It is important to note that no two medical negligence claims are identical – even when the nature of the injury or its cause has happened many times before. Each claim for medical negligence compensation should be assessed on its individual merits and in relation to the personal circumstances of the plaintiff.

There are many different ways in which an injury due to medical negligence can affect a plaintiff – from the physical and emotional trauma they experience to the non-financial changes they have to make to their lives.

Any settlement of compensation for medical negligence should also take into account all the financial implications of an injury including the cost of care to look after the injured party and any income they may have lost due to the avoidable mistake made by a medical practitioner.

Therefore, it is important that an assessment of a plaintiff´s right to claim compensation for medical negligence is conducted at the earliest possible opportunity and why you should speak with an experienced medical negligence solicitor if you or a loved one have suffered an injury, a loss or the deterioration of an existing condition due to the poor professional performance of a medical practitioner.

GP Over-prescription Claim Investigated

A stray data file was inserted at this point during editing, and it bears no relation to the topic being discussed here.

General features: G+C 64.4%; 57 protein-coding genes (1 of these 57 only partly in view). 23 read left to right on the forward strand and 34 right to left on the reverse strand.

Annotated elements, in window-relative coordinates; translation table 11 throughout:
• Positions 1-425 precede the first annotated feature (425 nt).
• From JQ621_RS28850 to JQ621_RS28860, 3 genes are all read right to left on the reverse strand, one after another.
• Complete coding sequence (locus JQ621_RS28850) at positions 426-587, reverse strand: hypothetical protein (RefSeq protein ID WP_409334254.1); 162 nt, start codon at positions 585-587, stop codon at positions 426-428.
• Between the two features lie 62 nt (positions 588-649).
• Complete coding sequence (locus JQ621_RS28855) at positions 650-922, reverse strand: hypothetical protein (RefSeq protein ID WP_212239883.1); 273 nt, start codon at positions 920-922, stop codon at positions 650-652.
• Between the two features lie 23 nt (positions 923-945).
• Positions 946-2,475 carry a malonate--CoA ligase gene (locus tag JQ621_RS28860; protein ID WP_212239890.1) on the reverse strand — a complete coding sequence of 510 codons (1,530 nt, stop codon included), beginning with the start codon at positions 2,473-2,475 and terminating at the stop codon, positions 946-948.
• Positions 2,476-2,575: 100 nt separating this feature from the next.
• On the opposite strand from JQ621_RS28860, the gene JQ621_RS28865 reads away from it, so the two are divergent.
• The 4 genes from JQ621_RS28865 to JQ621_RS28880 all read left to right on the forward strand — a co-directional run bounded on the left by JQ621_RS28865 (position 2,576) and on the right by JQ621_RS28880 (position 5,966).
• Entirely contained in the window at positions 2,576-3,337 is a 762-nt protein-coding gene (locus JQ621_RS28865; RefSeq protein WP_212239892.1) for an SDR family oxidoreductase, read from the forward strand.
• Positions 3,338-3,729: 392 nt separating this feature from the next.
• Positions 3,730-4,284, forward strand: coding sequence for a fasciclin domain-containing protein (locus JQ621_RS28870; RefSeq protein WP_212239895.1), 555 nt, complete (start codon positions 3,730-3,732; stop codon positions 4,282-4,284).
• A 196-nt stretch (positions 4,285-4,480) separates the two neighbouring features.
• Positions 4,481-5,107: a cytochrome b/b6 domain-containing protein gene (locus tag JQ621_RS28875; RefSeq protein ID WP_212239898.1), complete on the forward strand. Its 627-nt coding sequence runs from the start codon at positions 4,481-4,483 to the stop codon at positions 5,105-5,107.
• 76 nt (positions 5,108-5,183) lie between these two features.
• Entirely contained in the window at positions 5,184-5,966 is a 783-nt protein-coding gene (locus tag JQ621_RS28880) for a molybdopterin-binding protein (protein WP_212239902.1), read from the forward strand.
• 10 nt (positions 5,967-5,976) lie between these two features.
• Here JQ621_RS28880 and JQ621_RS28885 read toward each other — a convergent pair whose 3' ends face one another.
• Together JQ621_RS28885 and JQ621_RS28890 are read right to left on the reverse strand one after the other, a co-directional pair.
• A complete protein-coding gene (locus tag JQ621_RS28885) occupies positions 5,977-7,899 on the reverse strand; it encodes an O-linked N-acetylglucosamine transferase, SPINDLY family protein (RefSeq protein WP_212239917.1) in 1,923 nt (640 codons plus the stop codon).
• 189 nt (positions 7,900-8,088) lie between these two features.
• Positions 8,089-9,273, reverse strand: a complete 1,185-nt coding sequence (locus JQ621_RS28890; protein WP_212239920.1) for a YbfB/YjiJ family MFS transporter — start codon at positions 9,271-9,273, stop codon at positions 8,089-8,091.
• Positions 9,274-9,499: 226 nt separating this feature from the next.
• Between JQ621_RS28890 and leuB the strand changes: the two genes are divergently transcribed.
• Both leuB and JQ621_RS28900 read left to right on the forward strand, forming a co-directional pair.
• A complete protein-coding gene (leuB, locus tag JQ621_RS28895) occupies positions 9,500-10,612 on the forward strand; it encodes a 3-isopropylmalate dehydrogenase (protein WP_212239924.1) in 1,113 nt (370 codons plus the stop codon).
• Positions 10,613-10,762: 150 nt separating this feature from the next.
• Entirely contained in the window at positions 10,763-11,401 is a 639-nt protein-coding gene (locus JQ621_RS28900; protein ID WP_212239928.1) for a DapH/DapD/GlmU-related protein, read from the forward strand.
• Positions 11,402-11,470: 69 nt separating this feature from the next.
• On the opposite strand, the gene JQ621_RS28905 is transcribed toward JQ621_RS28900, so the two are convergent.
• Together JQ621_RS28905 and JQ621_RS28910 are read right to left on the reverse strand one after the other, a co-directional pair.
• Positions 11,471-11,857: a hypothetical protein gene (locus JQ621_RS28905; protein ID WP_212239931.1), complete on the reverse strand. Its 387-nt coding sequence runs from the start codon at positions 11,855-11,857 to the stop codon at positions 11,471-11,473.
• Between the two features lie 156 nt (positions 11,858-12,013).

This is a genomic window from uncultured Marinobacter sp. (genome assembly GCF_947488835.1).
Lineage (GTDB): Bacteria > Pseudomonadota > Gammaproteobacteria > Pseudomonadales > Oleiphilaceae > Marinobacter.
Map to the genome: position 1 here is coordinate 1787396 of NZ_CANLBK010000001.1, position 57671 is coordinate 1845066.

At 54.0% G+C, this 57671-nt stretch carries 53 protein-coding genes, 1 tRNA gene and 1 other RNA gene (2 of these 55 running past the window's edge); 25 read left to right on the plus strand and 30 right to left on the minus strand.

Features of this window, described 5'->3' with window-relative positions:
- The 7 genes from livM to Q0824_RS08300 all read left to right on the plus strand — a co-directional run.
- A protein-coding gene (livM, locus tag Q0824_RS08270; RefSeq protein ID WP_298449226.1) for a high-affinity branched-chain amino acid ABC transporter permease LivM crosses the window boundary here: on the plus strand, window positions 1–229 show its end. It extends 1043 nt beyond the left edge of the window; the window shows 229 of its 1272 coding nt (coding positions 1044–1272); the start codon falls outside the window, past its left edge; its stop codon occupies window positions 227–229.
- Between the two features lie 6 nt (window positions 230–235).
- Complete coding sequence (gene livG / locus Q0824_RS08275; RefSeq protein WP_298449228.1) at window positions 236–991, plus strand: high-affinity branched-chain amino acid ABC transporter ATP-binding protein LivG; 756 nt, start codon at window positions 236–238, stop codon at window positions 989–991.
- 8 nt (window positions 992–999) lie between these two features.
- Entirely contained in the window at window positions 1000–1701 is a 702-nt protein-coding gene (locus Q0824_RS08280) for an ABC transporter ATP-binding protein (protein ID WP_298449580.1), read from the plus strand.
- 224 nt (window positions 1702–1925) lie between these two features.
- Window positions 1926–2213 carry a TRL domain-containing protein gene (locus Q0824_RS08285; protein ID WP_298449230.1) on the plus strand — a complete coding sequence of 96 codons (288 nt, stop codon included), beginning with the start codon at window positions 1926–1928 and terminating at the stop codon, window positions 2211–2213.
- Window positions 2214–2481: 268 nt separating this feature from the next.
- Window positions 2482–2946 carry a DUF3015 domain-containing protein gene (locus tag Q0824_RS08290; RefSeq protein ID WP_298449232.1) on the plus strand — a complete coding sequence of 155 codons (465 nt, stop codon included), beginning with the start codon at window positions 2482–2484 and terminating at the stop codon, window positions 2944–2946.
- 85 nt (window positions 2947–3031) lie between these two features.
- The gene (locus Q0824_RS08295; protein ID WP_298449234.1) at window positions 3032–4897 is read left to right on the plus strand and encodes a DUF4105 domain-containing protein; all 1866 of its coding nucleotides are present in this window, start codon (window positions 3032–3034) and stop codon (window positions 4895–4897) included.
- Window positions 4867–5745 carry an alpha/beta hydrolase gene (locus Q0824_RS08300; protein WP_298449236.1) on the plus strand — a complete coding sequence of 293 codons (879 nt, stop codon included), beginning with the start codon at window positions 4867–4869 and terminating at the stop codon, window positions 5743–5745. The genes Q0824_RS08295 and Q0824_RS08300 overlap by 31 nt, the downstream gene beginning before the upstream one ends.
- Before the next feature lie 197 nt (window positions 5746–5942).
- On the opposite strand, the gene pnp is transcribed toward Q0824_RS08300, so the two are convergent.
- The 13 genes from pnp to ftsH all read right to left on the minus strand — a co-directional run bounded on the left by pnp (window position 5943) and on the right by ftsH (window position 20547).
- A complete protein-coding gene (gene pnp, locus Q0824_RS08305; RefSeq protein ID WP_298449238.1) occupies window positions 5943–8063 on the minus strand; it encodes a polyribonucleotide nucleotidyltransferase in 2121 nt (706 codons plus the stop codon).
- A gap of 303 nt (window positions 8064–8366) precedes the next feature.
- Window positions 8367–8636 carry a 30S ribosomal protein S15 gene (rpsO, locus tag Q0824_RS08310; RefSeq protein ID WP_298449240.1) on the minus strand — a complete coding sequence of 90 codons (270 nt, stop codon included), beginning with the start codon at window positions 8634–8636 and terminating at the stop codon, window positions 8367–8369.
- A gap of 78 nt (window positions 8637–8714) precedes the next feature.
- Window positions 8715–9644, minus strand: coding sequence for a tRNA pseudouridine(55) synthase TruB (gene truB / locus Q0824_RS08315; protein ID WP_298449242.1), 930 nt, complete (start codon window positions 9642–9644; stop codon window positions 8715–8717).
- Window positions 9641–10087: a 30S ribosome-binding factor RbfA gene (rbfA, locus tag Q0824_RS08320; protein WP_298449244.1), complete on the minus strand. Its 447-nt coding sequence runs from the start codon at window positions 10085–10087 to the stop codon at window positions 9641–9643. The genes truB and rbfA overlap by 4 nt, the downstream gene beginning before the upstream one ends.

The Medical Council is looking at a number of GP over-prescription claims against a Dublin GP who allegedly over-prescribed psychoactive benzodiazepines.

It is claimed that Dr Mohammed Ahmed Khan, with a practice on Wicklow Street, Dublin, prescribed up to four times the recommended dosage of drugs such as Valium to patients suffering from anxiety and depression. The Medical Council are also looking into allegations that Dr Khan failed to make adequate enquiries as to whether any of the patients he was prescribing these drugs to were already being treated by another doctor.

Dr Khan has also been accused of poor professional performance due to his alleged failure to refer some of his patients with a dependency on benzodiazepines to drug treatment centres or specialist substance misuse practitioners and due to his reliance on prescription drugs where an alternative form of treatment may have been more beneficial to the patient or in their best interests.

The Medical Council is the regulatory body for doctors to practise medicine in the Republic of Ireland.  Its statutory role, as outlined in the Medical Practitioners Act 2007, is to protect the public by promoting and further ensuring high standards of professional conduct and professional education, training and competence among registered medical practitioners.